Susan Stearns, Omri Gerson, John Larson - Ex Libris
Susan - URM from concept to reality
Omri - A peek under the hood
John - A user story
Omri - Ex Libris development methodology
Key Goals of URM
Unifying processing of all formats of materials and acquisition/ownership methods
Reduce TCO (total cost of ownership)
Location in the cloud, or SaaS, enables reduced cost of ownership/subscription/training on disparate systems
Ways to build infrastructure so it encourages new and innovative services
Interoperability between/among systems, not just in library land, but with information providers
Smooth migration from current systems to URM environment
Project is currently on schedule.
Susan's focus right now is on customer and vendor partnerships.
Fulfullment is difficult now - users have to know a lot about the back office - ILL, hold, call slip, photocopy, digitized, view online, etc - many different interfaces that match the back office systems.
Fulfillment in URL - present users with options and services they can understand - so have to do things differently, consider new ideas.
Some of those ideas:
Distinction between things that are one click away ("Immediate") - generally electronic and digital resources licensed by the institution or provided by a resource sharing network - and things that are more than one click away ("available", "wait in line", "we'll try our best") - physical resources currently available, physical and digital resources currently unavailable. "Available" doesn't mean "I own it"; could be from a resource sharing network - or request from last resort source or consider acquisition.
Focus is not on the format or acquisition method, but on the user's experience of trying to get the item.**Present content in ways users understand**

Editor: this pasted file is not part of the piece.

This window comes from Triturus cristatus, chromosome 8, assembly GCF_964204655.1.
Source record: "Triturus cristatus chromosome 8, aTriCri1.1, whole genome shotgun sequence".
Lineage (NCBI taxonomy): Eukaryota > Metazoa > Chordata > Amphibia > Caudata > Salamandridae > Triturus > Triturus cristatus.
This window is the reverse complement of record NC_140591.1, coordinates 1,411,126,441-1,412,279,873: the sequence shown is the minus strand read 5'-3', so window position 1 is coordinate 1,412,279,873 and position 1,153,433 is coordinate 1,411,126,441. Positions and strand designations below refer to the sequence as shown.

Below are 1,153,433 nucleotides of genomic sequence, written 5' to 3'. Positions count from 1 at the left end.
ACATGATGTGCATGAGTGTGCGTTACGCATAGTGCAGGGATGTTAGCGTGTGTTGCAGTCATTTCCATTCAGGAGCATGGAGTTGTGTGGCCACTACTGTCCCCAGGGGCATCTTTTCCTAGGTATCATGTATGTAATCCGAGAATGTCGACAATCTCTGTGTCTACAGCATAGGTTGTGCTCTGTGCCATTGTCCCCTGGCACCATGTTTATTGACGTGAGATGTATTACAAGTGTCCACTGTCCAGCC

Shows sample end-user perspective from Primo, but points out that such a thing is not possible without a unified back office.
Two user questions - "How soon can I get it?" "For how long can I have it?"
They are working on Display Logic that libraries can customize to make sense for own location - similar to Display Logic in SFX, but on a bigger scale.
Shows another example from Google Scholar for articles - if have SFX button in Google Scholar, will get same results from Google Scholar that would get from Primo in terms of fulfillment; would also be the case from Oren's bX in Google Scholar example mentioned earlier today. They aren't developing URM and URD2 with the idea that users should be constrained to a single point of entry - believe that users should be able to get the same quality results and be routed into the library from multiple access points.
Immediate fulfillment isn't much of a challenge since link resolution works and is widespread. Fulfillment for items available with more than one click is more difficult. They are working on a decision system - a fulfillment plan - so that the system can make decisions based on item availability. It's not just a queue of requests since each request is essentially a workflow process. This Fulfillment Plan involves a better understanding of current request status, steps taken, and steps to be taken. Much easier to manage exception handling since "ordinary" requests are handled by machine, leaving staff free to deal with special cases. This system also supports analysis to tune library policies in order to gain efficiencies.
A course reserve user story to illustrate:
--Integration between different URM modules
--Distributed workflows to coordinate fulfillment
--Management of physical, electronic, and digital resources
--Automation and streamlining repetitive tasks
(Example is illustratory; steps aren't mandatory)
1) Faculty submits a reading list for course reserve (assume submitted via web form, although many other submission methods are possible)
2) Staff member approves existing items
3) Staff requests an item be digitized
4) Staff requests an item be purchased
5) Completed reading list is published
1) Uses link resolver in back office to create OpenURLs for items on list, locate items in local inventory, and offer links to use the available items.